Cities and towns often rent parks and recreational facilities to residents for celebrations such as weddings, club meetings or family reunions. The Tenant Users Liability Insurance Program, commonly known as TULIP, can protect both residents and cities from the costs that occur when a special day does not go as planned.
The SC Municipal Insurance and Risk Financing Fund, which is the property and liability insurance program of the Municipal Association of SC, recommends to its member cities and towns that they require renters to have their own liability insurance. However, residents are unlikely to have the $1 million limit of liability insurance that could protect the municipality from a liability claim if a guest were injured or if the property were damaged. To ensure municipal properties are available and in good working order for years to come, cities and towns can direct renters to the Tenant Users Liability Insurance Program. A tenant user is any outside party using municipal facilities.
TULIP is a reasonably priced, short-term policy offered through the National League of Cities. The policy covers bodily injury or property damage arising out of the use of the municipality’s premises by tenant users. It provides individuals and groups with access to low-cost liability insurance coverage while providing up to $1 million for special events held at recreational centers including park facilities, shelters and recreational facility buildings.
Tenant use of recreational facilities is often geared toward children, and so “attractive nuisances” are commonly present at the location. An attractive nuisance is something on the property that draws children in, but threatens them with harm. Examples include swimming pools, trampolines, paths and stairs, landscaping, bleachers and grandstands. Municipalities must take steps to prevent children from gaining access to an attractive nuisance at a facility. Warning or safety signs are helpful but generally will not protect the city or town by themselves. The rental process should include instructions for adults to keep an eye on children.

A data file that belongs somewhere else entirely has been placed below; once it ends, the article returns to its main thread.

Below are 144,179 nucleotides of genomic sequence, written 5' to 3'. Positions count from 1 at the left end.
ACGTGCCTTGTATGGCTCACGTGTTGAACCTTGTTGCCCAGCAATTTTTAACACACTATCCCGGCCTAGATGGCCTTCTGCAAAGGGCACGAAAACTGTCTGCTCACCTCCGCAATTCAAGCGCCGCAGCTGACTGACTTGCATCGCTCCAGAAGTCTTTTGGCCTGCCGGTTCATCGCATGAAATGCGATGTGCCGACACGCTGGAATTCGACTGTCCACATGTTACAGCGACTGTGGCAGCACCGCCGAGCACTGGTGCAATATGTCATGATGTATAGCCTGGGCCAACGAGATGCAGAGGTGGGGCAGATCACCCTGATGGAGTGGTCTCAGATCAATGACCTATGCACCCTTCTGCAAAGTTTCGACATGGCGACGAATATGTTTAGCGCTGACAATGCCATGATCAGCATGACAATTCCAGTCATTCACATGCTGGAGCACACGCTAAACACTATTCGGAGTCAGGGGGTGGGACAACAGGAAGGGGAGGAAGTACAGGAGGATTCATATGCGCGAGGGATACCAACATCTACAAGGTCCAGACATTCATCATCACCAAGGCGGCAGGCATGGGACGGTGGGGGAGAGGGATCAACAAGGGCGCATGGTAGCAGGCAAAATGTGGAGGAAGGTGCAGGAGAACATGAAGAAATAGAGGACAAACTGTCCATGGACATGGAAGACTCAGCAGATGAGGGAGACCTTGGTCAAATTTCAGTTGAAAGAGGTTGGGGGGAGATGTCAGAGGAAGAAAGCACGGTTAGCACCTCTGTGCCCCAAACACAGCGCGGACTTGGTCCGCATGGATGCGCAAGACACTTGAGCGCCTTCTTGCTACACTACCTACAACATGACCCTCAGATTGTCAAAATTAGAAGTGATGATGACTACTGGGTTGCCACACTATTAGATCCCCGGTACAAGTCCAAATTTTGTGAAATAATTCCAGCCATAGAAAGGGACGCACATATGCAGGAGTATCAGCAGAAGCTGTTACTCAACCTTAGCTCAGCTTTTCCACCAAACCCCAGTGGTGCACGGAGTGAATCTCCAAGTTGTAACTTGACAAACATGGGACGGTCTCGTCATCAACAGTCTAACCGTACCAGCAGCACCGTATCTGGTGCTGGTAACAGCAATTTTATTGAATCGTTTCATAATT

Some activities are not eligible for the TULIP program. Prospective renters need to complete the application to know if coverage is available for their event. As with all special events planning, completing the application process well in advance of the rental is critical.
Municipalities should develop a facility use procedure and include the TULIP brochure that includes a website address of the city or town’s TULIP provider and the city or town’s Venue ID code. With this information, the tenant user can complete an online application which asks specific questions about the event. They can also pay for the liability insurance policy with a credit card. If a policy is purchased, the policy names the city or town as an additional insured. A designated city staff member will receive by email a copy of the certificate of insurance. The copy serves as proof that the insurance was purchased for the specific date or dates of the event.
Many organizations, including nonprofit organizations or churches, that rent a park or other recreation facility may already have the necessary liability insurance. SCMIRF recommends that the city request proof of the coverage directly from the tenant user organization’s insurance agent. The proof of coverage, or certificate of insurance, should name the city as “additional insured.” The request should be made at the time the reservation is made — if it is weeks or months in advance — and then again the week of the event.
If a city or town allows the use of their facilities, even a wedding at a gazebo, without requiring proof of insurance, then the municipality faces greater risk exposure. The tenant user or their guests could file a claim against the city if they are injured in a fall, for instance, as they are on the city’s property. A general liability claim paid by SCMIRF on the city’s behalf can impact the city’s experience modifier, which is a factor that affects the city’s premiums.
As with all special events, including those sponsored by the city, SCMIRF recommends performing and documenting inspections of the facility and surrounding area before and after an event. Also, make sure that the city’s designated TULIP contact and the SCMIRF claims contact communicate about any claims related to the events or facilities so a claim can be filed with both policies.
For more information about TULIP, contact Robert Collins, underwriting manager at 803.933.1279 or firstname.lastname@example.org.